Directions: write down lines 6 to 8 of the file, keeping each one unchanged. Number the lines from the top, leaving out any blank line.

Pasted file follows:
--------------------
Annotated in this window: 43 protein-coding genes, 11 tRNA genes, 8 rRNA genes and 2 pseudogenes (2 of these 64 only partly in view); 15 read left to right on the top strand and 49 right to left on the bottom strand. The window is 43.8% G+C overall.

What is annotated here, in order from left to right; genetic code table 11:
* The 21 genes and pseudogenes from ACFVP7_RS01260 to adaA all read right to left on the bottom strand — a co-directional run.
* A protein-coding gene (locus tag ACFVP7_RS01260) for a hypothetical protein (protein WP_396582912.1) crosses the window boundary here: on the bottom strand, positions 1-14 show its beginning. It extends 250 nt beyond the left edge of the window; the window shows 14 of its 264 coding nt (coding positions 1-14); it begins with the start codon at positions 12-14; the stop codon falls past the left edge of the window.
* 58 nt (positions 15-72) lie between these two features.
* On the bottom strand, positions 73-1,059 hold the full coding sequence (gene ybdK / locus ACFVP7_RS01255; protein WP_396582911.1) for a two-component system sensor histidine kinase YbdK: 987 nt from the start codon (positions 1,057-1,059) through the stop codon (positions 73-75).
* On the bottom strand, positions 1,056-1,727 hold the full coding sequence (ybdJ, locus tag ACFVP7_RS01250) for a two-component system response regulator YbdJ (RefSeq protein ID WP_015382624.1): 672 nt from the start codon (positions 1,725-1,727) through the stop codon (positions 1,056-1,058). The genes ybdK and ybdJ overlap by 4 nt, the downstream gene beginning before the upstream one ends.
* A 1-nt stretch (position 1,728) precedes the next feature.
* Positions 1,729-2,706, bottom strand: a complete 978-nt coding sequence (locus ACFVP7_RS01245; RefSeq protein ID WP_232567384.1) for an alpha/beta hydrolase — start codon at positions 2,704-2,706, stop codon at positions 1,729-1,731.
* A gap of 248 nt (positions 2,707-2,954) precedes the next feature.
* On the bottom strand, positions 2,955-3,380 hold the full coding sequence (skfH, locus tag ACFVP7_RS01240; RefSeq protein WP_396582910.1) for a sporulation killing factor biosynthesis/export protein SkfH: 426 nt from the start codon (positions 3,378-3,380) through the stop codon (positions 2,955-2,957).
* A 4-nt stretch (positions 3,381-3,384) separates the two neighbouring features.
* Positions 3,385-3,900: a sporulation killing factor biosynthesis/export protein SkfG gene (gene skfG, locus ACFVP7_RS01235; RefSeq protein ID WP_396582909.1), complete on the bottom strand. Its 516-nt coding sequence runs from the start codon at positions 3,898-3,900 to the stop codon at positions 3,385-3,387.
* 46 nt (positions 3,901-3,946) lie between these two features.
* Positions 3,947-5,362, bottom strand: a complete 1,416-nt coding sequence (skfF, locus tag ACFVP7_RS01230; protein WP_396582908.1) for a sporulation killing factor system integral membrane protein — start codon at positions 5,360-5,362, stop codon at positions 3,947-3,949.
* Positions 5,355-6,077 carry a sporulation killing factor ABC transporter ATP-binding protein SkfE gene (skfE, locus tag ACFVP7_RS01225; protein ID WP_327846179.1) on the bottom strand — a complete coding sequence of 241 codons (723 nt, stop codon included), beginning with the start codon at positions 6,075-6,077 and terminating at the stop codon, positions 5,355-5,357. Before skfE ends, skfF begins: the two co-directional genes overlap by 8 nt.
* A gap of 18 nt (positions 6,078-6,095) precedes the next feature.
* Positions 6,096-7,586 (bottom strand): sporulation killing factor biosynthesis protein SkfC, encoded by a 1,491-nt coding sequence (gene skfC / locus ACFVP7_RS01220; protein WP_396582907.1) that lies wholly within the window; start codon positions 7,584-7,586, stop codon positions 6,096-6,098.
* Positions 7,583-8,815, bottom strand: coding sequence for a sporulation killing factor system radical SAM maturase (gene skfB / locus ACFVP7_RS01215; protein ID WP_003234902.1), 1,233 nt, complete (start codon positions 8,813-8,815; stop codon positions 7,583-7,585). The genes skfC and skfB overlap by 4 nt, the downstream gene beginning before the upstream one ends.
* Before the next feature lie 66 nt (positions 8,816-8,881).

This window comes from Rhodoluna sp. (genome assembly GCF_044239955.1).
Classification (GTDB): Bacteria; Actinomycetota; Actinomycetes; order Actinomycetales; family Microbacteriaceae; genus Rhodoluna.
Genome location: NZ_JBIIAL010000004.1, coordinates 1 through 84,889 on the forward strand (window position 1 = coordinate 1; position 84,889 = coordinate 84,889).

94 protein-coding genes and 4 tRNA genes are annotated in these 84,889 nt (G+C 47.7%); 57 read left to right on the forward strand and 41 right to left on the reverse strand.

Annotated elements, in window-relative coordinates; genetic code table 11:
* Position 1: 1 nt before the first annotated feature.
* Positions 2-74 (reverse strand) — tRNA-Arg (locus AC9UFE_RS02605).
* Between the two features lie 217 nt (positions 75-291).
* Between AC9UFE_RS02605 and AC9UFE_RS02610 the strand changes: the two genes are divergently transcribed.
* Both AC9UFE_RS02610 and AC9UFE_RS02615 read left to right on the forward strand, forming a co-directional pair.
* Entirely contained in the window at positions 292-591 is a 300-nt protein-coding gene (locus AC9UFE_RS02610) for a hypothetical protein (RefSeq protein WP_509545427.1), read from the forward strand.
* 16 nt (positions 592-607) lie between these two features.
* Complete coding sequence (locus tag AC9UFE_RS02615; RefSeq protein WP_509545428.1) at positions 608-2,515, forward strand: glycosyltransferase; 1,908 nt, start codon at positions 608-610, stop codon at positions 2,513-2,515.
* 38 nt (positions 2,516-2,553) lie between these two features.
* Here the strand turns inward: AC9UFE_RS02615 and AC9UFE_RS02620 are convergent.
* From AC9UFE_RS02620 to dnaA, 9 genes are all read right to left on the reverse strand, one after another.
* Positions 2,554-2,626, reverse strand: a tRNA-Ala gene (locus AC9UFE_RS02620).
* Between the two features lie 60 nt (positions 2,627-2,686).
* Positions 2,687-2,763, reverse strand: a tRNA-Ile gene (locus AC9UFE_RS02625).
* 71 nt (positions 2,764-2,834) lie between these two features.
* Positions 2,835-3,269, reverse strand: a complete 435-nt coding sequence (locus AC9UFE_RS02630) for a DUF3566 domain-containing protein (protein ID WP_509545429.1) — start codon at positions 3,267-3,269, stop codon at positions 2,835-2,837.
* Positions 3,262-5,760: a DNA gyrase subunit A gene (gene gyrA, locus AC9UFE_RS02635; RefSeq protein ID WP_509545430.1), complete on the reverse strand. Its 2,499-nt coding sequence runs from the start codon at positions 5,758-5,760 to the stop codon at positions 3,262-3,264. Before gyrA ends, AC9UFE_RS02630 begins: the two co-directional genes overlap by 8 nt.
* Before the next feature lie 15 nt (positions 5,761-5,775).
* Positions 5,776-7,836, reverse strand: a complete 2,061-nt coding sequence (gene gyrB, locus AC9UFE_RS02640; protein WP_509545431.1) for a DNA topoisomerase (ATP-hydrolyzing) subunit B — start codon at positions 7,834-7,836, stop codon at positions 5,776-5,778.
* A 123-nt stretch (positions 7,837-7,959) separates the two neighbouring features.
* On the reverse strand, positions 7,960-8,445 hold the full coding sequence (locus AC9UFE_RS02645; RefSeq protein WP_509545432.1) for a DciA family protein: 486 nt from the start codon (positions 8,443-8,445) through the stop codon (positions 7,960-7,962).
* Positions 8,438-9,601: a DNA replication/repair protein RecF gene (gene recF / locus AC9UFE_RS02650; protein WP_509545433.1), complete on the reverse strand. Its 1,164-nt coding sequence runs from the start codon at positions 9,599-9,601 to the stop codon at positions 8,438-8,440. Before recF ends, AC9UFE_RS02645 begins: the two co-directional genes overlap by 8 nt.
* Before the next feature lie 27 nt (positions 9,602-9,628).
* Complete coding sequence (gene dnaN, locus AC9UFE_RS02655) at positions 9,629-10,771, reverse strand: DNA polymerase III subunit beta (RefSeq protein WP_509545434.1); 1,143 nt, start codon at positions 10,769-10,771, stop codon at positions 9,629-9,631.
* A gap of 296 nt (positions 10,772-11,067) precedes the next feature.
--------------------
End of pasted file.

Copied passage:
* On the bottom strand, positions 73-1,059 hold the full coding sequence (gene ybdK / locus ACFVP7_RS01255; protein WP_396582911.1) for a two-component system sensor histidine kinase YbdK: 987 nt from the start codon (positions 1,057-1,059) through the stop codon (positions 73-75).
* On the bottom strand, positions 1,056-1,727 hold the full coding sequence (ybdJ, locus tag ACFVP7_RS01250) for a two-component system response regulator YbdJ (RefSeq protein ID WP_015382624.1): 672 nt from the start codon (positions 1,725-1,727) through the stop codon (positions 1,056-1,058). The genes ybdK and ybdJ overlap by 4 nt, the downstream gene beginning before the upstream one ends.
* A 1-nt stretch (position 1,728) precedes the next feature.